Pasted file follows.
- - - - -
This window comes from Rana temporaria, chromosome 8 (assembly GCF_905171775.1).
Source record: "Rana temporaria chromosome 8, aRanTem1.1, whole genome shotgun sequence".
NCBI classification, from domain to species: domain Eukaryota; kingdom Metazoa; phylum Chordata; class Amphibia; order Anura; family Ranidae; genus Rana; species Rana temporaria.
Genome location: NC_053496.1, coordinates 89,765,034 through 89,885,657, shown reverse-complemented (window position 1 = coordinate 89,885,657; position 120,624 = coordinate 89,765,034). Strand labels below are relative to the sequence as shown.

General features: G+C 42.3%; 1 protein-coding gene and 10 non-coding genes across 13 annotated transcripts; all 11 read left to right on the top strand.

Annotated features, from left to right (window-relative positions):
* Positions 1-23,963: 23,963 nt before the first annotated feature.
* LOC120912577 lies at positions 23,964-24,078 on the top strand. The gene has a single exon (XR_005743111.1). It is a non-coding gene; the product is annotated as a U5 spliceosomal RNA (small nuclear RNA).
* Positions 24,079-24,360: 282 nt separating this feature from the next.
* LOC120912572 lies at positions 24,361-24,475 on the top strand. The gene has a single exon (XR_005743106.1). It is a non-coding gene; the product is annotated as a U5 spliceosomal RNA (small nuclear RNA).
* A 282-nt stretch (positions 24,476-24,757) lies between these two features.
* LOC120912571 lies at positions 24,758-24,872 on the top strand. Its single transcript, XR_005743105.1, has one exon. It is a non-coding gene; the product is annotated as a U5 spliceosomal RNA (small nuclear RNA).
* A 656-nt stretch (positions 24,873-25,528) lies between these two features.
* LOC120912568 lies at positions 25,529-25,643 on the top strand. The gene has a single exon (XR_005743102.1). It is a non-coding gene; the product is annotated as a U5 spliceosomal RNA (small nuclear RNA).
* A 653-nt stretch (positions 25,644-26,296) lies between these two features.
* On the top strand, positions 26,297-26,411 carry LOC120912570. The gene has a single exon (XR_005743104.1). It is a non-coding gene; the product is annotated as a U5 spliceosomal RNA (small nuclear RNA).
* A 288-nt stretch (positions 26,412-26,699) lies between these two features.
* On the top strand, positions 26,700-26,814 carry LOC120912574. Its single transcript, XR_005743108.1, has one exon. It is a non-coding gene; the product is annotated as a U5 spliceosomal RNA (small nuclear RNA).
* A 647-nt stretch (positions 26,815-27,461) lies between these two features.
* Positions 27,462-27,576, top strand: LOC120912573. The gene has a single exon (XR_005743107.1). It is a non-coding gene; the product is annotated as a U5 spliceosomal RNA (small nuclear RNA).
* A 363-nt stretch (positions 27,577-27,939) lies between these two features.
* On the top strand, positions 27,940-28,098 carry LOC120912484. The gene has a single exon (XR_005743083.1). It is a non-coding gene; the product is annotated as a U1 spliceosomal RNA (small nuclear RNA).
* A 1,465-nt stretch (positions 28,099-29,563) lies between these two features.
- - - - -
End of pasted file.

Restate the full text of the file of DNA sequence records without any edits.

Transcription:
This window comes from Rana temporaria, chromosome 8 (assembly GCF_905171775.1).
Source record: "Rana temporaria chromosome 8, aRanTem1.1, whole genome shotgun sequence".
NCBI classification, from domain to species: domain Eukaryota; kingdom Metazoa; phylum Chordata; class Amphibia; order Anura; family Ranidae; genus Rana; species Rana temporaria.
Genome location: NC_053496.1, coordinates 89,765,034 through 89,885,657, shown reverse-complemented (window position 1 = coordinate 89,885,657; position 120,624 = coordinate 89,765,034). Strand labels below are relative to the sequence as shown.

General features: G+C 42.3%; 1 protein-coding gene and 10 non-coding genes across 13 annotated transcripts; all 11 read left to right on the top strand.

Annotated features, from left to right (window-relative positions):
* Positions 1-23,963: 23,963 nt before the first annotated feature.
* LOC120912577 lies at positions 23,964-24,078 on the top strand. The gene has a single exon (XR_005743111.1). It is a non-coding gene; the product is annotated as a U5 spliceosomal RNA (small nuclear RNA).
* Positions 24,079-24,360: 282 nt separating this feature from the next.
* LOC120912572 lies at positions 24,361-24,475 on the top strand. The gene has a single exon (XR_005743106.1). It is a non-coding gene; the product is annotated as a U5 spliceosomal RNA (small nuclear RNA).
* A 282-nt stretch (positions 24,476-24,757) lies between these two features.
* LOC120912571 lies at positions 24,758-24,872 on the top strand. Its single transcript, XR_005743105.1, has one exon. It is a non-coding gene; the product is annotated as a U5 spliceosomal RNA (small nuclear RNA).
* A 656-nt stretch (positions 24,873-25,528) lies between these two features.
* LOC120912568 lies at positions 25,529-25,643 on the top strand. The gene has a single exon (XR_005743102.1). It is a non-coding gene; the product is annotated as a U5 spliceosomal RNA (small nuclear RNA).
* A 653-nt stretch (positions 25,644-26,296) lies between these two features.
* On the top strand, positions 26,297-26,411 carry LOC120912570. The gene has a single exon (XR_005743104.1). It is a non-coding gene; the product is annotated as a U5 spliceosomal RNA (small nuclear RNA).
* A 288-nt stretch (positions 26,412-26,699) lies between these two features.
* On the top strand, positions 26,700-26,814 carry LOC120912574. Its single transcript, XR_005743108.1, has one exon. It is a non-coding gene; the product is annotated as a U5 spliceosomal RNA (small nuclear RNA).
* A 647-nt stretch (positions 26,815-27,461) lies between these two features.
* Positions 27,462-27,576, top strand: LOC120912573. The gene has a single exon (XR_005743107.1). It is a non-coding gene; the product is annotated as a U5 spliceosomal RNA (small nuclear RNA).
* A 363-nt stretch (positions 27,577-27,939) lies between these two features.
* On the top strand, positions 27,940-28,098 carry LOC120912484. The gene has a single exon (XR_005743083.1). It is a non-coding gene; the product is annotated as a U1 spliceosomal RNA (small nuclear RNA).
* A 1,465-nt stretch (positions 28,099-29,563) lies between these two features.